The Renewable Energy Target works by creating a market for renewable energy certificates. Like any market, it is based on supply and demand.
A renewable energy certificate can be created for each megawatt hour of renewable energy generated or displaced.
These certificates are either small-scale or large-scale:
The Renewable Energy (Electricity) Act 2000 requires liable entities to surrender certificates to us, to meet their renewable energy obligations.
Liable entities are wholesale purchasers of electricity. They have separate obligations for both the Small-scale Renewable Energy Scheme and the Large-scale Renewable Energy Target. These obligations require them to surrender a certain number of renewable energy certificates in proportion to the amount of electricity they acquired during the year.
If liable entities do not purchase and surrender enough certificates each year, they are not compliant with the scheme and must pay a shortfall charge of $65 per certificate. This is not tax deductible.
For detailed information about liability and the percentages that determine the amount of certificates liable entities must surrender (the renewable power percentage and small-scale technology percentage) see the Number of certificates required page.
Market activity in 2015:
Owners of certificates can choose to surrender certificates for any reason. For example, supporting the generation of electricity from renewable energy sources over and above the Renewable Energy Target or meeting GreenPower obligations (a voluntary state government accreditation program). This is known as voluntary surrender.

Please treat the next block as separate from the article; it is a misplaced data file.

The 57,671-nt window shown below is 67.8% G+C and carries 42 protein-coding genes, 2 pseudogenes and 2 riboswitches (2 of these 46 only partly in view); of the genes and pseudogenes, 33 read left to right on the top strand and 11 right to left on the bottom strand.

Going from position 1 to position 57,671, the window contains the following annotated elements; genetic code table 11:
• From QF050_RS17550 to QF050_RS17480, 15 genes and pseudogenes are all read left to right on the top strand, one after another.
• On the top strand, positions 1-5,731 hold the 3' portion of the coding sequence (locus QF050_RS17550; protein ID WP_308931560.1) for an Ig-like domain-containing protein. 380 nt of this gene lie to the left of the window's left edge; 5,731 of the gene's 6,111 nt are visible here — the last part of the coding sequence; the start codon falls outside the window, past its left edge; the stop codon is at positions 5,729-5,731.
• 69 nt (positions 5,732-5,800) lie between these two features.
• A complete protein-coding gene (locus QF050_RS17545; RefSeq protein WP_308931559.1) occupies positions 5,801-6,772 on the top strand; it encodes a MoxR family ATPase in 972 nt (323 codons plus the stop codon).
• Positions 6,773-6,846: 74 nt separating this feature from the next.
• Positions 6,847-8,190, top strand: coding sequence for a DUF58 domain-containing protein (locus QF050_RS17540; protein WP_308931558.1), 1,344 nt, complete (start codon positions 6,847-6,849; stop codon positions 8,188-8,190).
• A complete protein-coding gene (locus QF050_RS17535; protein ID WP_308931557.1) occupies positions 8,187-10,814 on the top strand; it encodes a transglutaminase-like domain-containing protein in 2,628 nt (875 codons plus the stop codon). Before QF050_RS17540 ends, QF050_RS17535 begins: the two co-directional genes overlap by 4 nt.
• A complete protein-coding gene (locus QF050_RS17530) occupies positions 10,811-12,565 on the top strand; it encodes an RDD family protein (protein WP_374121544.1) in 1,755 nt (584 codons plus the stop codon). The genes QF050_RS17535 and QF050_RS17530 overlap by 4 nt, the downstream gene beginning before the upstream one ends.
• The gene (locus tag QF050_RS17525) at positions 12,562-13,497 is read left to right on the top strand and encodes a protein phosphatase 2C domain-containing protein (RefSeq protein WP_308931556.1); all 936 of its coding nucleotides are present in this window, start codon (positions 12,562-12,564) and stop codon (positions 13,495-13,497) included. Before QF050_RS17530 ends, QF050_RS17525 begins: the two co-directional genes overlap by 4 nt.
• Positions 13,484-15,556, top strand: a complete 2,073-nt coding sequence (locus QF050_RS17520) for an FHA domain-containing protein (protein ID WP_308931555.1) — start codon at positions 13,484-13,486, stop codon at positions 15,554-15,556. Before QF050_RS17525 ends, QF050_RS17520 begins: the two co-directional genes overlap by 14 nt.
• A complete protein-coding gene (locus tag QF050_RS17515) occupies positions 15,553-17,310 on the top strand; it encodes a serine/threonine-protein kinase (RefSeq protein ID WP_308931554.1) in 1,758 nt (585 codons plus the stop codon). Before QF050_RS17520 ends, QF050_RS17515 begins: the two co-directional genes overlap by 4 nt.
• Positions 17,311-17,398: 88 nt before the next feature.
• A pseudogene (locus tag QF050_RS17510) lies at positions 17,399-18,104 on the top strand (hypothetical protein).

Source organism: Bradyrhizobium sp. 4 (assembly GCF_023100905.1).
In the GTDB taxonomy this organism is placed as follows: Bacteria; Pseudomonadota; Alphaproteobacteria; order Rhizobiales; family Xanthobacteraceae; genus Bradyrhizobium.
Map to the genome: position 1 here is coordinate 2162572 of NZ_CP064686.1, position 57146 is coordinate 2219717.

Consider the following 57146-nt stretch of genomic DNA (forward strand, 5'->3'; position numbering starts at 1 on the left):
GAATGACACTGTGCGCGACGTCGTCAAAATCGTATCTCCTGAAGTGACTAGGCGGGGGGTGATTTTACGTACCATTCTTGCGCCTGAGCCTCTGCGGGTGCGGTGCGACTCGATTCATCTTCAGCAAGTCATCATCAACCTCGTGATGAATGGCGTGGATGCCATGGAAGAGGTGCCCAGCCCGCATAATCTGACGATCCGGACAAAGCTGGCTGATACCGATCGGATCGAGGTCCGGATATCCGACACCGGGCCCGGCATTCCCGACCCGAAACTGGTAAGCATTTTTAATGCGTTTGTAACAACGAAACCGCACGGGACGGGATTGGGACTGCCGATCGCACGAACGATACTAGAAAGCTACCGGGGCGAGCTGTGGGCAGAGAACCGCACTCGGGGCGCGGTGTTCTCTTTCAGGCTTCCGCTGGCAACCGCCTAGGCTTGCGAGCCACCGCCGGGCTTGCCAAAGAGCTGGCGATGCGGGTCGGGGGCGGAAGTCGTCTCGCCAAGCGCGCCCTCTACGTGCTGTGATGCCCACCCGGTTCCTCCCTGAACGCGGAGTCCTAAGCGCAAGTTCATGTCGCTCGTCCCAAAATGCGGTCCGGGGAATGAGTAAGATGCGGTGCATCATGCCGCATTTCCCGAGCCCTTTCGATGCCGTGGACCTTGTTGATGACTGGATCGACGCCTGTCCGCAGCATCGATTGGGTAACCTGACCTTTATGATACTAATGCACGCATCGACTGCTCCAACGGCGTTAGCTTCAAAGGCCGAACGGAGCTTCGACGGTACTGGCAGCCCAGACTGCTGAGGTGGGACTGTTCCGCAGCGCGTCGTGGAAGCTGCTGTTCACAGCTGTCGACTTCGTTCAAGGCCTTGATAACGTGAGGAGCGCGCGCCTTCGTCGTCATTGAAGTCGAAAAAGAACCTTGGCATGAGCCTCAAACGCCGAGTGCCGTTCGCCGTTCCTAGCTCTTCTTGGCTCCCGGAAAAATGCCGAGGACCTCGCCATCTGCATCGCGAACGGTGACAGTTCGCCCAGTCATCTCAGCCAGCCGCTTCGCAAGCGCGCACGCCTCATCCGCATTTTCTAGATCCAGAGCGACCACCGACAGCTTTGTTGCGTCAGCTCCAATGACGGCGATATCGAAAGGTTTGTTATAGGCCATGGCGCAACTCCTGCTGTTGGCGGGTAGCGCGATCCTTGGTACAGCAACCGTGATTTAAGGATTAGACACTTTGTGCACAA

Individuals or companies may also choose to offer certificates for surrender to offset the impacts of improper creation of certificates. If offers are made for these reasons they are considered to be non-compliance surrender offers to ensure the integrity of the scheme.
Certificates accepted for voluntary surrender are permanently removed from the market and cannot be transferred to another party or used to acquit a mandatory surrender liability under the Act.
In 2015, a total of 1 324 434 certificates (representing 114 offers) were accepted for voluntary surrender in the REC Registry. More than 98 per cent of these were large-scale generation certificates.
A total of 1 293 094 certificates were surrendered to meet GreenPower obligations.
"THE AUSTRALIAN COMMUNITY RECOGNISES RENEWABLES AS A PRACTICAL MEANS TO REDUCE GREENHOUSE GAS EMISSIONS."
Since renewable energy certificates are like a form of currency that can be sold or transferred at negotiated prices, there is a secondary market. It includes financial institutions, traders, agents and installers.
On the secondary market, large-scale renewable energy certificates and small-scale technology certificates that we have previously validated can be bought and sold.
We are not actively involved in the secondary market, but we do provide the REC Registry to facilitate transactions between parties. We also liaise with market participants to help them understand the workings of the schemes to ensure an efficient market for renewable energy certificates.
The Small-scale Renewable Energy Scheme has no set target. This means it is driven by supply, with demand set annually to equal the expected supply through the small-scale technology percentage (see page 54).
To provide liquidity to the market, a small-scale technology certificate clearing house provides certificates at a fixed price of $40, effectively setting a maximum price and ensuring sufficient certificates are always available for liable entities to meet their obligations.
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The Clean Energy Regulator is a Government body responsible for accelerating carbon abatement for Australia.